As we celebrate the gains made by the LGBTQ community during Pride Month, we also recognize how far we still have to go in the fight for economic justice. Mistreatment and discrimination against LGBTQ people, made worse by factors like race, ability, and gender, has left many in the community without the economic opportunities that other Americans enjoy.
- LGBTQ youth are more likely to lack financial assistance due to family rejection;
- 20% of LGBTQ people have experienced workplace discrimination; and
- until this month’s Supreme Court ruling, 52% of LGBTQ Americans lived in states where they could be fired for being LGBTQ.
This cycle of discrimination leads to worse health outcomes and joblessness in the LGBTQ community. It’s time for that to change. Here are a few policy changes that would help:
Fair Minimum Wage
Even though the Supreme Court’s recent ruling outlaws employment discrimination, the LGBTQ community has faced employment discrimination in huge numbers. Up to 43% of gay workers and 90% of transgender workers have experienced discrimination and harassment in the workplace. Gay and bisexual men earn between 10 and 32% less than heterosexual men. Nearly one-third of transgender people are living in poverty. These disparities are made worse by race. Same-sex Black couples live in poverty at twice the rate of heterosexual Black couples, and the unemployment rate among transgender people of color is four times higher than the rest of the population. Many LGBTQ people make minimum wage because of discrimination and raising the minimum wage helps LGBTQ people achieve greater financial security.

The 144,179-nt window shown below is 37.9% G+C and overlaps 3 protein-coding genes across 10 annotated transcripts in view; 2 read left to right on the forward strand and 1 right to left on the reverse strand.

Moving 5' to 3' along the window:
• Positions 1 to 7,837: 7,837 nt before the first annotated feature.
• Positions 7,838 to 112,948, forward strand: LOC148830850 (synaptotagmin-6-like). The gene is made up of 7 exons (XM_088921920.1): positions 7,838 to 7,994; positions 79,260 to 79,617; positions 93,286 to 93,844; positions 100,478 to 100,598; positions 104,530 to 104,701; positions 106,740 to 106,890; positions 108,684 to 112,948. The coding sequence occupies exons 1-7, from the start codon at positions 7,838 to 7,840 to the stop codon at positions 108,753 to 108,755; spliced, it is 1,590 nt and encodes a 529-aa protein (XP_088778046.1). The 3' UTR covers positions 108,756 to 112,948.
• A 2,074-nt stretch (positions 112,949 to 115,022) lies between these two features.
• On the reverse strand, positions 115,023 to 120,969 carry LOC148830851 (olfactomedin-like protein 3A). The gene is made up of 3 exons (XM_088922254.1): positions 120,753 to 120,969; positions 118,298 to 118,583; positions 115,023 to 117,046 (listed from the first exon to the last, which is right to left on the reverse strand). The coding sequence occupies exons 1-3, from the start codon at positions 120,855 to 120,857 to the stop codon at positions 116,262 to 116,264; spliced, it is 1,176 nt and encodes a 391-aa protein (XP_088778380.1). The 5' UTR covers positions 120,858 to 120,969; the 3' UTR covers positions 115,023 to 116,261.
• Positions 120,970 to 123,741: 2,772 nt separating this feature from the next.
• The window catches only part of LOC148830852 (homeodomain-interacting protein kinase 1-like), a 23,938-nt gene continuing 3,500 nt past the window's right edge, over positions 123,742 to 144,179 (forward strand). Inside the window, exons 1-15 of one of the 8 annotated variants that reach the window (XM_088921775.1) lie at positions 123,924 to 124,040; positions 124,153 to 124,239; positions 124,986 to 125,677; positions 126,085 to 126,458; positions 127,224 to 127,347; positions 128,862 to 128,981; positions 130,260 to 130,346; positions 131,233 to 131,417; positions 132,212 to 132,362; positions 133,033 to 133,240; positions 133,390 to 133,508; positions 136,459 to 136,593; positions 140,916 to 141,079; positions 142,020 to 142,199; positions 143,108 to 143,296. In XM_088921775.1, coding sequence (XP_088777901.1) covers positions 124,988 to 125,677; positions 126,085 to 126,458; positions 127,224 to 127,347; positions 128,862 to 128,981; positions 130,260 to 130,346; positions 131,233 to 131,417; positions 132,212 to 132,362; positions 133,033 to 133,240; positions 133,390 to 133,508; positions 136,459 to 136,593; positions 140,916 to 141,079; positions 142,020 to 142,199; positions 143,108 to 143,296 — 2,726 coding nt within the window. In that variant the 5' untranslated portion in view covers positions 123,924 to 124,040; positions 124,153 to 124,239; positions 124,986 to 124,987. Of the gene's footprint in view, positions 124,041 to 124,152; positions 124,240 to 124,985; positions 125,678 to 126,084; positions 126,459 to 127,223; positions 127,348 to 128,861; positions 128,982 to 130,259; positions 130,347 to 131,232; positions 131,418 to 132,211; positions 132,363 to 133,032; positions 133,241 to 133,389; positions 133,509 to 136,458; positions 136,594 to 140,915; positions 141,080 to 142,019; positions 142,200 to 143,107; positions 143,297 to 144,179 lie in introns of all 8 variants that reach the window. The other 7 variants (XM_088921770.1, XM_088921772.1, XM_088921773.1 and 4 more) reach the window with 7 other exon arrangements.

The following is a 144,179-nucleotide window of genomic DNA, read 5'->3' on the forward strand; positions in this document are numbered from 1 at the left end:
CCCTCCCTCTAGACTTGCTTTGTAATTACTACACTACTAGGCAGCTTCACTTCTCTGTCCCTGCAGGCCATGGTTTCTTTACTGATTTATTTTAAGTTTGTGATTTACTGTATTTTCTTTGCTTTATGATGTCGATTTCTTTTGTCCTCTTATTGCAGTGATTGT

Another consequence of employment discrimination, LGBTQ workers are disproportionately forced into low-wage jobs with no insurance.. By expanding Medicaid, states can allow more hardworking people who fall in the coverage gap the chance to qualify for health insurance, including LGBTQ people. Medicaid expansion can provide the LGBTQ community life-saving care, including transition-related care for transgender people or life-saving HIV treatment and prevention.
Paid Family and Medical Leave
The LGBTQ community’s need for paid family and medical leave continues to grow. LGBTQ people are more likely to foster and adopt children but paid leave for adoption and fostering is rare. Paid family and medical leave helps families bond and allows transgender people to have a caregiver by their side following transition-related surgeries.
Ensuring Fair Lending Practices
LGBTQ people don’t have equal access to banking and home-buying which makes it considerably harder to become financially stable. LGBTQ people often face discrimination in banking. Same-sex couples are more likely to be denied a mortgage and then be hit with higher finance fees. LGBTQ people are 45% more likely to earn less than $24,000 a year, which leaves them more susceptible to predatory practices like payday lending. Ending predatory payday lending practices would help to keep LGBTQ people out of the debt traps created by these companies and help the community achieve greater financial stability.